Sea spray aerosol chemical composition: elemental and molecular mimics for laboratory studies of heterogeneous and multiphase reactions

TitleSea spray aerosol chemical composition: elemental and molecular mimics for laboratory studies of heterogeneous and multiphase reactions
Publication TypeJournal Article
Year of Publication2018
AuthorsBertram TH, Cochran R.E, Grassian VH, Stone E.A
JournalChem Soc Rev
Date Published2018/04
Type of ArticleReview
ISBN Number0306-0012
Accession NumberWOS:000429095700008
Keywordschemistry; gas-phase; hygroscopic properties; ice-nucleating particles; marine boundary-layer; Mixing; nitric-acid; organic-matter; photosensitized production; phytoplankton blooms; salt aerosol; state

Sea spray aerosol particles (SSA), formed through wave breaking at the ocean surface, contribute to natural aerosol particle concentrations in remote regions of Earth's atmosphere, and alter the direct and indirect effects of aerosol particles on Earth's radiation budget. In addition, sea spray aerosol serves as suspended surface area that can catalyze trace gas reactions. It has been shown repeatedly that sea spray aerosol is heavily enriched in organic material compared to the surface ocean. The selective enrichment of organic material complicates the selection of representative molecular mimics of SSA for laboratory or computational studies. In this review, we first provide a short introduction to SSA formation processes and discuss chemical transformations of SSA that occur in polluted coastal regions and remote pristine air. We then focus on existing literature of the chemical composition of nascent SSA generated in controlled laboratory experiments and field investigations. We combine the evidence on the chemical properties of nascent SSA with literature measurements of SSA water uptake to assess SSA molecular composition and liquid water content. Efforts to speciate SSA organic material into molecular classes and specific molecules have led to the identification of saccharides, alkanes, free fatty acids, anionic surfactants, dicarboxylic acids, amino acids, proteinaceous matter, and other large macromolecules. However to date, less than 25% of the organic mass of nascent SSA has been quantified at a molecular level. As discussed here, quantitative measurements of size resolved elemental ratios, combined with determinations of water uptake properties, provides unique insight on the concentration of ions within SSA as a function of particle size, pointing to a controlling role for relative humidity and the hygroscopicity of SSA organic material at small particle diameters.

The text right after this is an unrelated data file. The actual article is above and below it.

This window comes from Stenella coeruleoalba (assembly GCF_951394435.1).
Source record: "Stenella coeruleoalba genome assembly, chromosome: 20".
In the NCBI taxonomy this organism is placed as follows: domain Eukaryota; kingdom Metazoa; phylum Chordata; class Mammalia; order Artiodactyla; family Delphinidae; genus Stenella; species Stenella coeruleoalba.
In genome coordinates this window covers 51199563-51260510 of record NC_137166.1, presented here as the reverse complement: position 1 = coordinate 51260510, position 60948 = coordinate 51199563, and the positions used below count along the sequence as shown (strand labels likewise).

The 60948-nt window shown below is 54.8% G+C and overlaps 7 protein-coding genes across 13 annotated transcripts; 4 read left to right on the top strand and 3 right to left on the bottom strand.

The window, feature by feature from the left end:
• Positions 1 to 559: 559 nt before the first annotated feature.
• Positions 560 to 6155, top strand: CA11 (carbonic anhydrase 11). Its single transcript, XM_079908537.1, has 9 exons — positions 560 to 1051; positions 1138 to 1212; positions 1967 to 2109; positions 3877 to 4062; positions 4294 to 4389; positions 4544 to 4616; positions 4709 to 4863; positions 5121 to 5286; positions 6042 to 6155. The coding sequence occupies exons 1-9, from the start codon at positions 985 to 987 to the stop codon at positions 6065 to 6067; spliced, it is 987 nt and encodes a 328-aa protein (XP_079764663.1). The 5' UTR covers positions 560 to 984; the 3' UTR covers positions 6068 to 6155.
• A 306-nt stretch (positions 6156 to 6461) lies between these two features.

Short TitleChemical Society reviews
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